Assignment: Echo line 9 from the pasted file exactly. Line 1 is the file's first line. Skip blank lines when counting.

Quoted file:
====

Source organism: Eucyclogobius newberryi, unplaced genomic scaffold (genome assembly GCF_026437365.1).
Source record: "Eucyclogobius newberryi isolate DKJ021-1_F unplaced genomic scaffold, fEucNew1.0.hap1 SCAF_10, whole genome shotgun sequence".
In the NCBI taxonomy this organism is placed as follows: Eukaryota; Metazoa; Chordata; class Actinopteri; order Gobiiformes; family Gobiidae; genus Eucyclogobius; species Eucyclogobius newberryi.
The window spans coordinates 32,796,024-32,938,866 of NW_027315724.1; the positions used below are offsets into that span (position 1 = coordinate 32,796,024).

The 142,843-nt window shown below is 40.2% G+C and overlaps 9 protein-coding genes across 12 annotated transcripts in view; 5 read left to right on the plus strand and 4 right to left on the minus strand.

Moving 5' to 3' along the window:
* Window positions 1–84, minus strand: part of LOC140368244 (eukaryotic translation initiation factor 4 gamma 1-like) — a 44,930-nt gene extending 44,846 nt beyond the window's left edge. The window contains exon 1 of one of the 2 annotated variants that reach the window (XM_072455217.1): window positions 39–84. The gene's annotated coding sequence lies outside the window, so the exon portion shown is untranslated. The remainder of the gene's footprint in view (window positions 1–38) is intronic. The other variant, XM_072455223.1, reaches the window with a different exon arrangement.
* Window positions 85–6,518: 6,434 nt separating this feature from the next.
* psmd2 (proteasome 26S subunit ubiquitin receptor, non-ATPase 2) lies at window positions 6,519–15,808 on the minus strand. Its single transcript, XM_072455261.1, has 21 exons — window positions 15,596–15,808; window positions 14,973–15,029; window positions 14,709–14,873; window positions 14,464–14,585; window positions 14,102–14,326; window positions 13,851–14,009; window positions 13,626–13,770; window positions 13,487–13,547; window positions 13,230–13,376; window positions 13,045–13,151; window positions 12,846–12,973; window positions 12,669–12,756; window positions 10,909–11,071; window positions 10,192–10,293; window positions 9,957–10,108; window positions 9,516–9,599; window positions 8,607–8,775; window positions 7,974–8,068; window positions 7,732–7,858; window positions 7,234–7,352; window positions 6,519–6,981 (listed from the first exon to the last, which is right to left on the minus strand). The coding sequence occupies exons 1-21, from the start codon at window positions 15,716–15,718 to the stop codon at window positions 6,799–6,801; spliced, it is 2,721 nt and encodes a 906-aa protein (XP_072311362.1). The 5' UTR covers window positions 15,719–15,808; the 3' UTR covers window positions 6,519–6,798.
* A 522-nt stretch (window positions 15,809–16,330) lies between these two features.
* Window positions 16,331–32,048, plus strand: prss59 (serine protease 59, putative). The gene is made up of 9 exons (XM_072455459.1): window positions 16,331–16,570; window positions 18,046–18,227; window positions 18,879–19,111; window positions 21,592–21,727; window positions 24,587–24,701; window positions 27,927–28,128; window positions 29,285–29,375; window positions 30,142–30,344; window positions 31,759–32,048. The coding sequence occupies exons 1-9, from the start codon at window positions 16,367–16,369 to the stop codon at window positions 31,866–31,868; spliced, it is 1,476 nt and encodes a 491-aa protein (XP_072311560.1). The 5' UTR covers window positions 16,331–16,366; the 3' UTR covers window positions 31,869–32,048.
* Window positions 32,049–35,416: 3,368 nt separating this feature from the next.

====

* psmd2 (proteasome 26S subunit ubiquitin receptor, non-ATPase 2) lies at window positions 6,519–15,808 on the minus strand. Its single transcript, XM_072455261.1, has 21 exons — window positions 15,596–15,808; window positions 14,973–15,029; window positions 14,709–14,873; window positions 14,464–14,585; window positions 14,102–14,326; window positions 13,851–14,009; window positions 13,626–13,770; window positions 13,487–13,547; window positions 13,230–13,376; window positions 13,045–13,151; window positions 12,846–12,973; window positions 12,669–12,756; window positions 10,909–11,071; window positions 10,192–10,293; window positions 9,957–10,108; window positions 9,516–9,599; window positions 8,607–8,775; window positions 7,974–8,068; window positions 7,732–7,858; window positions 7,234–7,352; window positions 6,519–6,981 (listed from the first exon to the last, which is right to left on the minus strand). The coding sequence occupies exons 1-21, from the start codon at window positions 15,716–15,718 to the stop codon at window positions 6,799–6,801; spliced, it is 2,721 nt and encodes a 906-aa protein (XP_072311362.1). The 5' UTR covers window positions 15,719–15,808; the 3' UTR covers window positions 6,519–6,798.